The Belt and Road Initiative
The Belt and Road Initiative (BRI) proposes developing the Silk Road Economic Belt and 21st Century Maritime Silk Road with the intention of promoting economic cooperation among countries along the proposed routes. The Initiative has been designed to enhance the orderly free-flow of economic factors and the efficient allocation of resources. It is also intended to further market integration and create a regional economic cooperation framework of benefit to all. The Chinese government issued its "Vision and Actions on Jointly Building the Silk Road Economic Belt and 21st Century Maritime Silk Road" on 28 March 2015. This outlined the framework, key areas of cooperation and cooperation mechanisms regarding the BRI.
BRI aims to connect Asia, Europe and Africa via:
- The Silk Road Economic Belt
It focusses on linking China to Europe through Central Asia and Russia; connecting China with the Middle East through Central Asia; and bringing together China and Southeast Asia, South Asia and the Indian Ocean.
- The 21st Century Maritime Silk Road
It focusses on using Chinese coastal ports to: link China with Europe through the South China Sea and Indian Ocean; and connect China with the South Pacific Ocean through the South China Sea.
The BRI establishes 6 international economic corridors.
- The New Eurasia Land Bridge Economic Corridor
The New Eurasia Land Bridge, also known as the Second Eurasia Land Bridge, is an international railway line running from Lianyungang in China’s Jiangsu province through Alashankou in Xinjiang to Rotterdam in Holland.
- The China-Mongolia-Russia Economic Corridor
Linked by land, China, Mongolia and Russia have long established various economic ties and cooperation by way of border-trade and cross-border cooperation.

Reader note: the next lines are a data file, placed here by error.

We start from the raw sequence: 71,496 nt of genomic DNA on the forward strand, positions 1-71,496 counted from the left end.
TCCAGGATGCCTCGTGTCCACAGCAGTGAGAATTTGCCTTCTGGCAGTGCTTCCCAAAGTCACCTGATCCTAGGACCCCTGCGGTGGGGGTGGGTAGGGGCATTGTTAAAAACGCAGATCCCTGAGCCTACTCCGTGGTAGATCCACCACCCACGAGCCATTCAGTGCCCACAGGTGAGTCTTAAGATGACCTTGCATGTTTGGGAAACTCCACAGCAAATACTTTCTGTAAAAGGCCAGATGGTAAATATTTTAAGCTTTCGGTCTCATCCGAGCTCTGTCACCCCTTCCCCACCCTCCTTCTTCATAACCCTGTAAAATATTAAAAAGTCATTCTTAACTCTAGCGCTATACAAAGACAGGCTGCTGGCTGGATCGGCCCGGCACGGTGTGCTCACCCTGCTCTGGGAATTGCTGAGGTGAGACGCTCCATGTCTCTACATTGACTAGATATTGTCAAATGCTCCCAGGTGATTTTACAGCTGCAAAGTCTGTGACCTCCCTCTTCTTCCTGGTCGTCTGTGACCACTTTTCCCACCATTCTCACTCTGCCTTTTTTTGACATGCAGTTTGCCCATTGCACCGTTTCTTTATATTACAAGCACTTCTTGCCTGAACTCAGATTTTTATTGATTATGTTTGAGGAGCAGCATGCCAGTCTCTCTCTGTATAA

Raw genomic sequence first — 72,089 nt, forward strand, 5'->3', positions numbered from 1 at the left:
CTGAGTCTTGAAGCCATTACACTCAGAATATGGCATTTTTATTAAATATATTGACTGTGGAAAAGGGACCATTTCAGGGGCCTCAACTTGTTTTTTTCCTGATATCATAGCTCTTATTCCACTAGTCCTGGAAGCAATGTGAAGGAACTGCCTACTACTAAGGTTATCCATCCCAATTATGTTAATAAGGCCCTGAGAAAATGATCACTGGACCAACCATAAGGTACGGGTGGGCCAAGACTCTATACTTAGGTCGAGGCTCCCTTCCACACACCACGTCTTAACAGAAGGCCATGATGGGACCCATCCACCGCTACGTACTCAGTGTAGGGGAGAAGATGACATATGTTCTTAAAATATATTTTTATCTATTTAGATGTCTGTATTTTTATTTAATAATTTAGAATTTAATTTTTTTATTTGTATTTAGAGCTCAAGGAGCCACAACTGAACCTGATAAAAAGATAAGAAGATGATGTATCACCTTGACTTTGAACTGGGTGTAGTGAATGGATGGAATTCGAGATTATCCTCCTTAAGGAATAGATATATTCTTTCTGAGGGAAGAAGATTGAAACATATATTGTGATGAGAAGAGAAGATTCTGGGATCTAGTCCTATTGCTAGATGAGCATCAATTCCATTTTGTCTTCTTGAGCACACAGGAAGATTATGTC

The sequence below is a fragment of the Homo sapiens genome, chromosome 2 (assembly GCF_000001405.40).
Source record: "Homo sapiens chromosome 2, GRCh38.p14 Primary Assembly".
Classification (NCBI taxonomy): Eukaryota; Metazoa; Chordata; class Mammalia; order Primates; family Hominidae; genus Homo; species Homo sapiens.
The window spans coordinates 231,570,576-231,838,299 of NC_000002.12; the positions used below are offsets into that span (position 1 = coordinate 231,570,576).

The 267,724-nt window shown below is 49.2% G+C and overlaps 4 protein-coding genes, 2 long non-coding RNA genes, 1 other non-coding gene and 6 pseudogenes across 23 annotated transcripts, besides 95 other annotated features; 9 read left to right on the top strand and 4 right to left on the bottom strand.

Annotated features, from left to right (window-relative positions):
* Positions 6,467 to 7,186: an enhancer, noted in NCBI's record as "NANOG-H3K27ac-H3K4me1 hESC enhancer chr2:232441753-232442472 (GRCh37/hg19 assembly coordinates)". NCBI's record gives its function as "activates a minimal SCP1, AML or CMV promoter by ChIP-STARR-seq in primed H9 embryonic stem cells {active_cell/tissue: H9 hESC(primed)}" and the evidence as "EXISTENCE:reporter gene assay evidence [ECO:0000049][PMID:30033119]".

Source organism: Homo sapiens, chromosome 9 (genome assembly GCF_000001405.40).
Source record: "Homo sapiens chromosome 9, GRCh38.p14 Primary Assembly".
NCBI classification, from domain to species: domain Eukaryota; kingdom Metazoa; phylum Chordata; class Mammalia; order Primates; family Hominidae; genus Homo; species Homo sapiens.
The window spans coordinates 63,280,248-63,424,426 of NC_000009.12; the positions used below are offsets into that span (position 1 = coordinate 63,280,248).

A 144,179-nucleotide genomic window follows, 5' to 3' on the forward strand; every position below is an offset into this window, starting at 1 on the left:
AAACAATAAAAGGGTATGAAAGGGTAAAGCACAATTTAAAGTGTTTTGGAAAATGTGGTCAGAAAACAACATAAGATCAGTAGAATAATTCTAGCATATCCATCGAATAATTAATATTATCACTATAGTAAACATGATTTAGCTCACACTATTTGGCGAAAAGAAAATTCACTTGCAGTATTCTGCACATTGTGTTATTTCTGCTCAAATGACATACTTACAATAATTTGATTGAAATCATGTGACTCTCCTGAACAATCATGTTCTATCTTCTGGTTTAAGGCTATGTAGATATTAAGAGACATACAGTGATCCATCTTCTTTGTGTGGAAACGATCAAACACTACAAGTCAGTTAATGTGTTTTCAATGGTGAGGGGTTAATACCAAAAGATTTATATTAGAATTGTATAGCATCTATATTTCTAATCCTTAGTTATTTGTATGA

- China-Central Asia-West Asia Economic Corridor
This Corridor runs from Xinjiang in China and exits the country via Alashankou to join the railway networks of Central Asia (Kazakhstan, Kyrgyzstan, Tajikistan, Uzbekistan, Turkmenistan) and West Asia (Iran, Turkey, etc.).
- China-Indochina Peninsula Economic Corridor
The Corridor mainly covers the Greater Mekong Sub-region. In particular, Guangxi has opened an international rail line running from Nanning to Hanoi, as well as introduced air routes to several major Southeast Asian cities.
- China-Pakistan Economic Corridor
The objective of China-Pakistan Economic Corridor is to build an economic route running from Kashgar, Xinjiang, in the north, to Pakistan’s Gwadar Port in the south.
- Bangladesh-China-India-Myanmar Economic Corridor
BRI proposes developing the Bangladesh-China-India-Myanmar Economic Corridor and facilitate cooperation through building a closer relationship.
Key Areas of Cooperation
BRI has five major cooperation areas, including:
- Policy Co-ordination
Countries along the belt and road will, via consultation on an equal footing, jointly formulate development plans and measures for advancing cross-national or regional cooperation and resolving problems arising from cooperation through consultation.
- Facilities Connectivity
Efforts will be made to advance the construction of port infrastructure facilities and clearing land-water intermodal transport passages, aiming to establish an infrastructure network connecting various Asian sub-regions with other parts of Asia, Europe and Africa.
- Facilitate Unimpeded Trade
Steps will be taken to resolve investment and trade facilitation issues, reduce investment and trade barriers and promote regional economic integration.
- Financial Integration
Actions will be taken to expand the scope of local currency settlement and currency exchange in trade and investment between countries along the route, deepen multilateral and bilateral financial cooperation and enhance the ability of managing financial risks through regional arrangements.
- People-to-people Bonds
Efforts will be made to promote exchanges and dialogues between different cultures to form the basis for the advancement of regional cooperation.
The Silk Road Fund
The Silk Road Fund, set up as a limited liability company in December 2014, currently has US$40 billion and RMB$100 billion. It invests mainly in infrastructure and resources, as well as in industrial and financial cooperation related to BRI projects.
The Asian Infrastructure Investment Bank
The Asian Infrastructure Investment Bank (AIIB), which started its operation in January 2016, is a multilateral financial institution founded to bring countries together to address the huge infrastructure needs across Asia and beyond. It offers financing for sound and sustainable projects in energy and power, transportation and telecommunications, rural infrastructure and agriculture development, water supply and sanitation, environmental protection, and urban development and logistics. As of 13 July 2019, AIIB had 100 members and prospective members in total (including Hong Kong).